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Harold Holden stands with his eaton statue

A Lasting Impression: Renowned artist honors Eaton with larger-than-life sculpture

Thursday, December 21, 2023

Media Contact: Mack Burke | Associate Director of Media Relations | 405-744-5540 |

Editor's Note: Harold Holden passed away just after this edition of STATE magazine was sent for publication. This story appears as originally written.

When Harold T. Holden was 5, he had the opportunity to meet Frank Eaton, the inspiration for Oklahoma State University mascot Pistol Pete. 

Holden had ridden his pony in the Cherokee Strip parade in Enid, Oklahoma, and competed in a contest where he reared his pony in front of judges. He won first place in his age division and was awarded a $5 check. But the real prize was getting to sit on Eaton’s lap and hold his legendary revolver.

Harold Holden

For 35 years, Eaton served then Oklahoma A&M College as the university’s mascot. The cowboy icon made appearances across the state and left lasting impressions on Oklahomans just like Holden.

Now 83, with the memory of that pony ride fading, Holden wants to leave an impression of Eaton for all to see, so that even those who never met the old cowboy can feel like they know him.

Growing up in a Western lifestyle, Holden was drawn to horses and the cowboy way of life. Influenced by Eaton, Holden enrolled in classes at Oklahoma State University in 1958, the same year his hero died.

Holden is a renowned artist known for his paintings and sculptures depicting Western icons. His artwork is displayed across the country. At OSU, one doesn’t have to travel far to see some of his work. Of his 24 monuments, three are on OSU’s Stillwater campus — We Will Remember inside Gallagher-Iba Arena, dedicated to the 10 men who lost their lives in the 2001 men’s basketball plane crash, along with monuments representing T. Boone Pickens and Barry Sanders outside the stadium named after former OSU benefactor Pickens where Sanders, the school’s lone Heisman Trophy winner, once played.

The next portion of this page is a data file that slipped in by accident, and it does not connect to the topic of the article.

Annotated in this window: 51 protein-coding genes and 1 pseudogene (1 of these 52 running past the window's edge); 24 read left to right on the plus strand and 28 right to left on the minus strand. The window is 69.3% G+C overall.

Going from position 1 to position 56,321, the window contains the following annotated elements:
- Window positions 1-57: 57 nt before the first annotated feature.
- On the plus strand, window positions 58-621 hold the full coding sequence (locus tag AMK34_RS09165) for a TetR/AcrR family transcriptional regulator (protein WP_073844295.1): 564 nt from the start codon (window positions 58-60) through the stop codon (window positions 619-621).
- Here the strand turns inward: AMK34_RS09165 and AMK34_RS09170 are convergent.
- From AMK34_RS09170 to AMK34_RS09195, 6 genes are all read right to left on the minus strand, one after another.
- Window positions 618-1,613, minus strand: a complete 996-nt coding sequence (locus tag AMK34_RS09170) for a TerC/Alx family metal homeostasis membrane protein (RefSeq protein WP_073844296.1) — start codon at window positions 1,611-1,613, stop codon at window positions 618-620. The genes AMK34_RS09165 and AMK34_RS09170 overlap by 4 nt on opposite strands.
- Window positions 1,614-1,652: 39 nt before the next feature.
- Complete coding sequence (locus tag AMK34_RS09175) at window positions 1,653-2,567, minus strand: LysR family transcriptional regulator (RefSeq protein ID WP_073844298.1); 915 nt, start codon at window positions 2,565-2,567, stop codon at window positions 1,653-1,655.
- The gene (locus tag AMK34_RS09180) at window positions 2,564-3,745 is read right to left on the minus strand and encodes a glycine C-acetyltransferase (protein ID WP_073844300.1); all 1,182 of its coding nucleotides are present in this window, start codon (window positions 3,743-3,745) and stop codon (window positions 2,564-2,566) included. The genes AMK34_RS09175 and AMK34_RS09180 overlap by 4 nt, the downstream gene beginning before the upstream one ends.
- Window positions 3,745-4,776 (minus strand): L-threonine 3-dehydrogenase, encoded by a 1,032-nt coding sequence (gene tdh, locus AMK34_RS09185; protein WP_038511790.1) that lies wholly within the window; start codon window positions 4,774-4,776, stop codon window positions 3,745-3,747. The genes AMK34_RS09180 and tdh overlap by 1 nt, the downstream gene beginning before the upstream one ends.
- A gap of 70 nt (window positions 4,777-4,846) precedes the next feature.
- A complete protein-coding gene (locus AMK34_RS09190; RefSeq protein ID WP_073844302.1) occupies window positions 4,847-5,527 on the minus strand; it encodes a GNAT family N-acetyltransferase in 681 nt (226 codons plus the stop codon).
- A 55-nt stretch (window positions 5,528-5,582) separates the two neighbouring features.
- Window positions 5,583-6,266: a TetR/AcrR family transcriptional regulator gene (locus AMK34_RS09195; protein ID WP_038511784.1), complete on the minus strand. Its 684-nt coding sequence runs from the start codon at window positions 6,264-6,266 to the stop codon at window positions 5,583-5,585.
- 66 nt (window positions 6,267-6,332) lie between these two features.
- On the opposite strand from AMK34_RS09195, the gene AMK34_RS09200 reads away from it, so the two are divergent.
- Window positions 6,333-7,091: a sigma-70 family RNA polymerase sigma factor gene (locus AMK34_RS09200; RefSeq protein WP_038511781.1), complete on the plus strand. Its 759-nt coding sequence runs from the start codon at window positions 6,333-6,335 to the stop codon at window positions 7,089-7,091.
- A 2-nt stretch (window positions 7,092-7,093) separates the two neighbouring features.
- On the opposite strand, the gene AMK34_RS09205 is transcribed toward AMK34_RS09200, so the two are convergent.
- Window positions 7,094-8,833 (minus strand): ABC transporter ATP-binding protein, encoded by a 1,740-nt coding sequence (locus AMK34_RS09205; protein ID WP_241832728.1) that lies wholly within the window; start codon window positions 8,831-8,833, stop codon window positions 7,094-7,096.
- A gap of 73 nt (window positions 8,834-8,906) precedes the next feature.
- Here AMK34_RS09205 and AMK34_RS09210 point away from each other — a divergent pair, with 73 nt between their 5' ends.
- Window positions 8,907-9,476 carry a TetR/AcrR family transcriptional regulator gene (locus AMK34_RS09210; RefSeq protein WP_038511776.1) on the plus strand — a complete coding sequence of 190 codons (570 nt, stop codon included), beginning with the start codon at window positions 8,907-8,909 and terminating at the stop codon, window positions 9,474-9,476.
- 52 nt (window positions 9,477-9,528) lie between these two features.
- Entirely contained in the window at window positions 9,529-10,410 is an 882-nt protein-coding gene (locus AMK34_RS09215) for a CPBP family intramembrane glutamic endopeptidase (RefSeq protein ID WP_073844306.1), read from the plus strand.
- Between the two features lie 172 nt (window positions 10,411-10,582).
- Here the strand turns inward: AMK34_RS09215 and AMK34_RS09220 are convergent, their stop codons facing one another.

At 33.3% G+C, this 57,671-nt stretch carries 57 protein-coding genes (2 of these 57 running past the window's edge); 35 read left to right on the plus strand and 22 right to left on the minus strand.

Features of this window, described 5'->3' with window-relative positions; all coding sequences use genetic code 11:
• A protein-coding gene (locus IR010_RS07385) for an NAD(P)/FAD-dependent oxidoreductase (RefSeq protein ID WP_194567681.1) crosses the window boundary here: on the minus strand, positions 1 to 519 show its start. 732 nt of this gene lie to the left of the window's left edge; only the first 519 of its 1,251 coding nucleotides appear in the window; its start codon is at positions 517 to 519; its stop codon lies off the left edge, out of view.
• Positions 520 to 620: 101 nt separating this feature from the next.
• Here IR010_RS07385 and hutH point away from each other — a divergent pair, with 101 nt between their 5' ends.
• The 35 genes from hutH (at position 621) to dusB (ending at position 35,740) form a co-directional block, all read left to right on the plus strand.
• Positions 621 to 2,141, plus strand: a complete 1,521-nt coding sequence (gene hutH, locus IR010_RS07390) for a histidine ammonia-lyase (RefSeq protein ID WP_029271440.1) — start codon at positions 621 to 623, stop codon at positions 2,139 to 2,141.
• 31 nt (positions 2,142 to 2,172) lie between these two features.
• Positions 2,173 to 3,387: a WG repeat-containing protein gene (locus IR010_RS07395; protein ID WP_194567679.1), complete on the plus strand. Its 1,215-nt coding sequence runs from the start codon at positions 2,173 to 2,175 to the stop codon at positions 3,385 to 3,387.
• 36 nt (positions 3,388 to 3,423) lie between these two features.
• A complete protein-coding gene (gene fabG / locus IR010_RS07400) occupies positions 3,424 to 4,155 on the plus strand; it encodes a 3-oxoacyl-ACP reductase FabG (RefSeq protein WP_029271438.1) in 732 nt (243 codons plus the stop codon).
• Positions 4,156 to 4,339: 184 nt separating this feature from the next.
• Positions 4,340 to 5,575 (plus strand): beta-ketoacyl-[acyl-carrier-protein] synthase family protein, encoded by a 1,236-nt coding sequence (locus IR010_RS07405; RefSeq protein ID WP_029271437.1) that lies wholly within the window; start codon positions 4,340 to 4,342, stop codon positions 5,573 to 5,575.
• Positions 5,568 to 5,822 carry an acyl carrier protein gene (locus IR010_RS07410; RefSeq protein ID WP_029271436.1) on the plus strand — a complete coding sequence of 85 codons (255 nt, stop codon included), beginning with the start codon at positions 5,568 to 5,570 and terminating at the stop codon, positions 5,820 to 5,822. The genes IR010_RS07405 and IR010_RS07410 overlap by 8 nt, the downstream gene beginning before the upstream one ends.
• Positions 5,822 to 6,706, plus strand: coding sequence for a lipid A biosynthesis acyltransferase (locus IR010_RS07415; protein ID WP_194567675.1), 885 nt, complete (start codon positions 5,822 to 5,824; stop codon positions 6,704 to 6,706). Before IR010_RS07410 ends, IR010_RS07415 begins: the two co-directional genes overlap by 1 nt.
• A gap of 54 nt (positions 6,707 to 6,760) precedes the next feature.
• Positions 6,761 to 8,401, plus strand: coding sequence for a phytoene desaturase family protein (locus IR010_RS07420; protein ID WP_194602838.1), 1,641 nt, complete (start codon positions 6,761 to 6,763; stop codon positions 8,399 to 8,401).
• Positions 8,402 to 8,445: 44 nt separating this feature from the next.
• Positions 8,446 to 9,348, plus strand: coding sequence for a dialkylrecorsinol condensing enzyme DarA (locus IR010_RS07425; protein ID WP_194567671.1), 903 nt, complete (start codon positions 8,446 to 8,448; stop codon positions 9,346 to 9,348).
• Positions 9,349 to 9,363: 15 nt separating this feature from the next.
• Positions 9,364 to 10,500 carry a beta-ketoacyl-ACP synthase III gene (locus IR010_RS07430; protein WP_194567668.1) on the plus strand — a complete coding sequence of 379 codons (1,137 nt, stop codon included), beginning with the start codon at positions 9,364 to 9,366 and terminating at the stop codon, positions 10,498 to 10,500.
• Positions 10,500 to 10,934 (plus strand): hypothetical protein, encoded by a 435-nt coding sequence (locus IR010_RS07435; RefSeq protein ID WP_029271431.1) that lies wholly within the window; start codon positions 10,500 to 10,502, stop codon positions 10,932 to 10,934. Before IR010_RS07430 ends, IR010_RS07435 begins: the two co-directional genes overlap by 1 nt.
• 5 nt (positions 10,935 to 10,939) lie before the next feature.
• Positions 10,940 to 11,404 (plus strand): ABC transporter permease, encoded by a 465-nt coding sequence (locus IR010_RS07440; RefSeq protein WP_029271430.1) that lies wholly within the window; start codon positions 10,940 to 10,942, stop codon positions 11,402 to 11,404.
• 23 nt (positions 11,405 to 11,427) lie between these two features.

In 2007, Holden was diagnosed with idiopathic pulmonary fibrosis — a fatal lung disease — leading him to close his studio in 2009. However, in July 2010 he received a single lung transplant. The diagnosis and transplant gave Holden a new perspective, making him realize that he had the opportunity to finish the Eaton monument he had long envisioned on OSU’s campus. 

It had always been a dream for Holden to sculpt his childhood hero, Eaton, on horseback for OSU. So, with the help of friends and family he set out to make his dream a reality as his 25th and final monument.

The university supported the idea of installing a monument of Eaton on campus when Holden proposed it at the We Will Remember monument dedication. Once he had the opportunity to finish the design work, funding still had to be secured for the piece.

Family friend and OSU alumna Gwen Shaw began contacting OSU donors and art collectors, raising around $250,000.

“He was working on Eaton when [former OSU athletic director] Mike Holder called and said, ‘I need you to sculpt Boone Pickens,’” said Holden’s wife, Edna Mae Holden. “He was already in the middle of several projects but said, ‘OK.’”

Harold Holden pushed Eaton to the side and began working on the Pickens monument, and before he could get back to Eaton, Holder persuaded him to sculpt the life-and-a-half-sized monument of Sanders, putting his dream on hold a little longer.

“The foam structure you see here that I’ve been working on, has been in this room for around seven years,” Harold Holden said. “When I was working on Boone and Barry, it was pushed to the side but now, I’m getting to finish it.”

And again, Shaw was back on the fundraising trail, now working closely with the OSU Foundation to help honor such a hero during The Year of the Cowboy celebrations recognizing the 100th anniversary of OSU’s connection with Eaton.

“The installation of Harold Holden’s Frank Eaton statue is a fantastic way to commemorate The Year of the Cowboy,” said OSU Foundation President Blaire Atkinson. “The Cowboy family is coming together to recognize an important icon while supporting a permanent element on campus.”

The plan is to have the monument finished, cast and dedicated in April 2024 to cap off The Year of the Cowboy celebration.

Harold Holden is known for his attention to detail and sculptures of horses. This statue will be no exception as he has crafted every minute detail, down to the color of the bronze. He said it was the perfect way to tip his hat to a legend.

“It will look different in the bronze,” Harold Holden said. “I want it to be black but an opaque black and, in the voids, a bit of orange.”

Harold Holden places clay on a foam structure

The monument is designed to be approximately life-and-one-quarter size and will be placed on the plinth — the base — which is already in place on the southwest corner of Duck Street and McElroy Road, right behind the Cowgirl softball complex.

Holden also will be inducted into the OSU Alumni Association’s Hall of Fame — the highest honor bestowed upon an individual, recognizing outstanding lifetime achievement in society and professional life — in February 2024.

“I hope that this monument will call attention to the real man who is the symbol of OSU,” he said. “He was an extraordinary fellow, and I feel like it is so gratifying for that 5-year-old boy who sat in Frank’s lap to now honor him in this way. I hope he can be an inspiration for students to carry on the Cowboy Way.”

Photos by: Phil Shockley

Story by: Sydney Trainor | STATE Magazine

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